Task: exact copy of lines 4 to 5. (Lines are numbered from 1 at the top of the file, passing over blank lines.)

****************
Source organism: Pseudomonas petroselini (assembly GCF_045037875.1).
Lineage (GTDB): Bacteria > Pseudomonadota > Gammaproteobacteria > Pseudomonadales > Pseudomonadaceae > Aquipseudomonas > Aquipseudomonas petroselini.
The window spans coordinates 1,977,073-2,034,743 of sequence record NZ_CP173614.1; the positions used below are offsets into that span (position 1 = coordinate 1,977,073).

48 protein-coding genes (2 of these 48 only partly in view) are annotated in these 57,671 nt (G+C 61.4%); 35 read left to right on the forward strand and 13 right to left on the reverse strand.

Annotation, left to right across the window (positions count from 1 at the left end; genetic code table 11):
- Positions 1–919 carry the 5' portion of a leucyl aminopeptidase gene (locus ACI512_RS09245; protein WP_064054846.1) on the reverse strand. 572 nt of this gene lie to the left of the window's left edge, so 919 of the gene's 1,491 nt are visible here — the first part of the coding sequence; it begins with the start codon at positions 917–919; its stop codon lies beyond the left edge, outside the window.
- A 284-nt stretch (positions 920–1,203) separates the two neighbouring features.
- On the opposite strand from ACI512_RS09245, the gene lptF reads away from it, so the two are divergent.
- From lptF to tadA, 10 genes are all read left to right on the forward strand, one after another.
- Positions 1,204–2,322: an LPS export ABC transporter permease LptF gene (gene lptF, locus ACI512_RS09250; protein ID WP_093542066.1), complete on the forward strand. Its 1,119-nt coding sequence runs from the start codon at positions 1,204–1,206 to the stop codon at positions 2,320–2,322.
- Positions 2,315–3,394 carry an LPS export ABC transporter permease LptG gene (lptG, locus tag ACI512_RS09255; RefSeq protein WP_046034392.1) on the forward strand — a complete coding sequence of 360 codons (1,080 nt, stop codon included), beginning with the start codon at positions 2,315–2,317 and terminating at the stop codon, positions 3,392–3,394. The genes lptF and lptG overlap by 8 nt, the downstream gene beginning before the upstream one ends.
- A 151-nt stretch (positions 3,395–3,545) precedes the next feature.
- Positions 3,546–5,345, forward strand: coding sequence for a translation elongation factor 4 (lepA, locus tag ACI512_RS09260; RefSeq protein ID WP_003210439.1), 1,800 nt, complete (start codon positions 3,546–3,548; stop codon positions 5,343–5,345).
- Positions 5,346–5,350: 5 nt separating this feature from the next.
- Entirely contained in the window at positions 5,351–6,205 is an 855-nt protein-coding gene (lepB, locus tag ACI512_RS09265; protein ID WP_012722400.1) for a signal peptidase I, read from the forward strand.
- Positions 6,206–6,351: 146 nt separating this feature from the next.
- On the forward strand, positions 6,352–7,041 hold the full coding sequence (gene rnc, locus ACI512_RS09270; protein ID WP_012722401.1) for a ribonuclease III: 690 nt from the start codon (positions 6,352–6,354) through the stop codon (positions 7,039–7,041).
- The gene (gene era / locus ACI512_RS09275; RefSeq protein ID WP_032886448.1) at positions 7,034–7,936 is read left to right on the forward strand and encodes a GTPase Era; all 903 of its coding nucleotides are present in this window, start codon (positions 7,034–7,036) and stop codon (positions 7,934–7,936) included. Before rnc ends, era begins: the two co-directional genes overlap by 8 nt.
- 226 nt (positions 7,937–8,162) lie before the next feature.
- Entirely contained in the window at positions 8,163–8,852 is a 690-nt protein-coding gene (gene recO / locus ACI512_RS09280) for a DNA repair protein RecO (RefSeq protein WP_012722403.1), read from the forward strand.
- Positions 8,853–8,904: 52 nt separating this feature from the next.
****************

48 protein-coding genes (2 of these 48 only partly in view) are annotated in these 57,671 nt (G+C 61.4%); 35 read left to right on the forward strand and 13 right to left on the reverse strand.

Annotation, left to right across the window (positions count from 1 at the left end; genetic code table 11):